|Star formation in Bok globules and low-mass clouds
Author REIPURTH B.
|Limited use. Older article - cited by Kim about CG4 YSOs, but I don't see anything on CG4 here, just the area.||Thumbs down|
|An Objective-prism Survey of Ha-emmission-line stars of a field in Puppis
Author PETERSSON B.
|Limited use. Another old one, sort of outlines the CG4 area. Cited by others.||Thumbs down|
|Title: Probing environment and circumstellar disk evolution in triggered star forming regions: IRAC and MIPS imaging of bright-rimmed globules CG4/SA101 and CG30/31
Authors: Kim, Jinyoung Serena; Sherry, Wiiliam
|Limited use. Spitzer application, but directly related to what we are doing. No paper to read.||Thumbs down|
|Title: Star Formation in the Gum Nebula: Cometary Globules CG4/6/SA101
Authors: Kim, Jinyoung S.; Walter, F. M.; Wolk, S. J.; Sherry, W. H.; Foster, M.
|Limited use. Just an abstract. No paper to read.||Thumbs down|
--Let me know if the first couple are helpful. I feel like I'm finding interesting stuff, but not what we really need. --klm
--CJohnson 17:02, 03 February 2010 (CST)
J2000 coordinates for H-alpha emission stars (relates to Table 3 in Reipurth 1992):
|Star||RA J2000||Dec J2000||V||(B-V)||(U-B)||Region|
|CG-Halpha 1||07 30 37.77||-47 25 07.21||>17||---||---||Sa 101|
|CG-Halpha 2||07 30 57.63||-46 56 12.50||>17||---||---||Sa 101|
|CG-Halpha 3||07 31 10.89||-47 00 33.40||14.99||1.60||0.91||Sa 101|
|CG-Halpha 4||07 31 21.92||-46 59 45.14||14.59||1.40||0.92||Sa 101|
|CG-Halpha 5||07 31 36.65||-47 00 14.13||15.25||1.26||0.23||Sa 101|
|CG-Halpha 6||07 31 37.45||-47 00 22.19||14.21||1.42||0.90||Sa 101|
|CG-Halpha 7||07 33 26.92||-46 48 43.51||13.97||1.19||0.84||CG 4|
|CG-Halpha 8||07 15 40.86||-48 31 27.16||15.33||1.39||0.13||CG 13|
|PHalpha 92||08 28 40.73||-33 46 23.17||13.38||1.27||0.91||CG 22|
Wiki page on searching Leopard is part of How do I download data from the Spitzer Telescope?. You probably want specifically How can I find any prior observations for an object? Visualization instructions: http://coolwiki.ipac.caltech.edu/index.php/How_do_I_download_data_from_the_Spitzer_Telescope%3F#Visualize_AOR_using_Leopard_.28optional_but_useful_if_truly_new_at_this.29
--CJohnson 17:04, 03 February 2010 (CST)
More from the Reipurth 1992 article ...
"CG-Halpha 7 is situated just north of CG 4. It has a red continuum with a strong MgH and shows only H-alpha in emission. The spectrum is classified as K5."
Viv's assignment in the group was to organize the Education portion of our proposal. What if we make a case for the importance of:
- Teacher/Student/Scientist Scientific Research within the context of today's national and education initiatives.
- NITARP as a Professional Learning Community offering a Center of Strength in Science Teacher Leadership
- Include the variety of expected student populations and levels of participation, considering how we might measure impact across these groups.
Each team member: Please briefly describe your own science education objectives for your student team, your plan for selecting students, and your expectation for being able to influence a broader community of teachers and/or students through this NITARP proposal. If you have any ideas about assessment or ideas about competencies the students will demonstrate as their knowledge and skills grow throughout the project, please make note of them. It would be nice to be able to track performance as we progress through the project. Also we should probably include items such as taking responsibility as members of a team, mentoring others, etc.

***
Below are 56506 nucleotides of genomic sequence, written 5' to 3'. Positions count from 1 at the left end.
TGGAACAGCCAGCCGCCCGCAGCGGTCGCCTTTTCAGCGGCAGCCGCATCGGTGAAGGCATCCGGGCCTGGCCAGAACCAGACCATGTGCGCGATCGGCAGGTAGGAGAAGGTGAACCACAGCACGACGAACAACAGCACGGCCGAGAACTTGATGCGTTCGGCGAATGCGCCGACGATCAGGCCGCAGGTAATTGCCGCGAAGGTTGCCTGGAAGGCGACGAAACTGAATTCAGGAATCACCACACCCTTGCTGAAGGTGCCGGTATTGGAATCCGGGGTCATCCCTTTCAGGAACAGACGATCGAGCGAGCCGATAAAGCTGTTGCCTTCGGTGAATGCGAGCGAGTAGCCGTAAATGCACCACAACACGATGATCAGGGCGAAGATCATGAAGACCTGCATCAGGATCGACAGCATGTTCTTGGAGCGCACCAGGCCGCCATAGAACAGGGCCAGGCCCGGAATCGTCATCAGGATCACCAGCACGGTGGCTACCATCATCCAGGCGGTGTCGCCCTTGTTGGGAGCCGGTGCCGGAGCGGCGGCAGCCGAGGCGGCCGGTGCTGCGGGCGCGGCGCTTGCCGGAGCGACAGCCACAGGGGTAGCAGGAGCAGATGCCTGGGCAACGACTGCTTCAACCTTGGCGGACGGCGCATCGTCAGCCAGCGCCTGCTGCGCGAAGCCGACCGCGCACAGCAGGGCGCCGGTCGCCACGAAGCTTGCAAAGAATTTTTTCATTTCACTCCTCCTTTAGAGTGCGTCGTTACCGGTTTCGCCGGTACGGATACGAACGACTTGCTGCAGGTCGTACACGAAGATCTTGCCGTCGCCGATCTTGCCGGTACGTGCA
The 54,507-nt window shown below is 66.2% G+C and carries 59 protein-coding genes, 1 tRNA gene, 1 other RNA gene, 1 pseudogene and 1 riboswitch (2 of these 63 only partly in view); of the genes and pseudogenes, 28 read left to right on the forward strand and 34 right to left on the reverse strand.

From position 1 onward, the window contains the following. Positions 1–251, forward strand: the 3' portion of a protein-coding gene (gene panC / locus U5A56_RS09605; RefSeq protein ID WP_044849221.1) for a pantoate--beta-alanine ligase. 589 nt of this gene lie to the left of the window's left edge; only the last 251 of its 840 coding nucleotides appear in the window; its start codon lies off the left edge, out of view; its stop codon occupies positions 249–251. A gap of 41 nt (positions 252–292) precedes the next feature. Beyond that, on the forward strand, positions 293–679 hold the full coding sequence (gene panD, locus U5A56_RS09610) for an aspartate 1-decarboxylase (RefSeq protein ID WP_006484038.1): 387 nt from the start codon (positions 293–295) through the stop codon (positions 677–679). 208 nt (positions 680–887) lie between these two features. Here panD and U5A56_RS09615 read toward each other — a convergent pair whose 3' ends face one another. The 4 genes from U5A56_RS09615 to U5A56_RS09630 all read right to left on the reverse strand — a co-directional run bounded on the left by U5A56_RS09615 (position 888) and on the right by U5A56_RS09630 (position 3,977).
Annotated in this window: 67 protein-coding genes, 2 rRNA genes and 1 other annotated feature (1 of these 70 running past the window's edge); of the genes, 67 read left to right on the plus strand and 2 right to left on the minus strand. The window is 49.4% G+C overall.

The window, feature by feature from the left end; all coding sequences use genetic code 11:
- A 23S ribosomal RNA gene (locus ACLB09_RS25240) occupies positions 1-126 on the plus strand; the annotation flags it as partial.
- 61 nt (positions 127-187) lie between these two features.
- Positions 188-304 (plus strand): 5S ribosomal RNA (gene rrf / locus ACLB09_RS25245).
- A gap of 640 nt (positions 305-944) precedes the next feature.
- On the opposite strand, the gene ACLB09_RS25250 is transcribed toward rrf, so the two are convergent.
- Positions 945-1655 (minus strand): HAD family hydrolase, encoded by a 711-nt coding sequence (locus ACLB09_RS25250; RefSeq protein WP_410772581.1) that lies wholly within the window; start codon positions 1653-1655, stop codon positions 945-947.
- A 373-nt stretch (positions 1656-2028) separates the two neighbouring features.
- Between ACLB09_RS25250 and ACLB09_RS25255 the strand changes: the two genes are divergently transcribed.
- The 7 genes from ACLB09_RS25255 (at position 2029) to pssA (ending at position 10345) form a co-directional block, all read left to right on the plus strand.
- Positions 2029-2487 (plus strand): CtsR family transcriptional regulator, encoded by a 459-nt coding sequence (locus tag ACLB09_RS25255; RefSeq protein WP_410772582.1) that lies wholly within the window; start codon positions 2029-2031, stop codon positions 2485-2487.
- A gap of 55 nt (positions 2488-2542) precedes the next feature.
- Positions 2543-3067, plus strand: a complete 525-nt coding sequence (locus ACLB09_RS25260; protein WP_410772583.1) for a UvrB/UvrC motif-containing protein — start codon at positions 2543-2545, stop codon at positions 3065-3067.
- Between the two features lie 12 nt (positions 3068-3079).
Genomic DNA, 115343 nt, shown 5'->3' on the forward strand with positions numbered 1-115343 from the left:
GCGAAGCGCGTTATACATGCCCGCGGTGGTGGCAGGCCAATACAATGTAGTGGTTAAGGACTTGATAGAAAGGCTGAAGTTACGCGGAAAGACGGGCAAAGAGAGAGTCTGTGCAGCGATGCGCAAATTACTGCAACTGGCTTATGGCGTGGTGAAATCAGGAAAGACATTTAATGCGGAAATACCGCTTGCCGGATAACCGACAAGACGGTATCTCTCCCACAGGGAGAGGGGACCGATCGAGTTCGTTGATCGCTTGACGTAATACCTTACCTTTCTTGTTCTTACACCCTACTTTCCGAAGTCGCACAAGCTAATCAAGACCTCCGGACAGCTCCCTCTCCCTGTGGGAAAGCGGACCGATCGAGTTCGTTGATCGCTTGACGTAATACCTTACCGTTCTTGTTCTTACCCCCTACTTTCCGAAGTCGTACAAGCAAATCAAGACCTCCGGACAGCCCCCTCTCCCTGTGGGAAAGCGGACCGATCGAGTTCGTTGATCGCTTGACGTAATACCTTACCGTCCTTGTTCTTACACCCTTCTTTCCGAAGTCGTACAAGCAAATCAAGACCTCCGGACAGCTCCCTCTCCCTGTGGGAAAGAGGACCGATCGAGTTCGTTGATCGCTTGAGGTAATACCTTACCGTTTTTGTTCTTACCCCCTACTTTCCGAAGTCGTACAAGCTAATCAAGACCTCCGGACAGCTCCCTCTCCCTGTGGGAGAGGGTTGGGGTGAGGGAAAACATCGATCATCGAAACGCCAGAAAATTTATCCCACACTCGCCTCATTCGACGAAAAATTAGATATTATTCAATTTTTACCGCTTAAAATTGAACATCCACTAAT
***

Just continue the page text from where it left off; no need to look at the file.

Link to a previous project Star Formation in Lynds Dark Nebulae in which Chelen was one of the team members. Refer to this to see how they framed their education section.
http://www.nagb.org/publications/frameworks/science-09.pdf Science Framework for the 2009 National Assessment of Educational Progress (NAEP) by the National Assessment Governing Board, 800 North Capitol Street, N.W., Suite 825, Washington, DC 20002-4233  U.S. Department of Education 'The framework reflects the nature and practice of science. The National Standards and Benchmarks include standards that address science as inquiry, nature of science, history of science, and the manmade world. The framework should emphasize the importance of these aspects of science education and should include the expectation that students will understand the nature and practice of science. page 5
An assessment framework is a subset of the achievement universe from which assessment developers must choose to develop sets of items that can be assessed within time and resource constraints. Hence, the science content to be assessed by NAEP has been identified as that considered central to the Physical, Life, and Earth and Space Sciences. As a result, some important outcomes of science education that are difficult and time consuming to measure (such as habits of mind, sustained inquiry, and collaborative research), but valued by scientists, science educators, and the business community, will be only partially represented in the framework and in the NAEP Science Assessment. Moreover, the wide range of science standards in the guiding national documents that could be incorporated into the framework had to be reduced in number so as to allow some indepth probing of fundamental science content. As a result, the framework and the specifications represent a careful distillation that is not a complete representation of the original universe of achievement outcomes desirable for science education. p8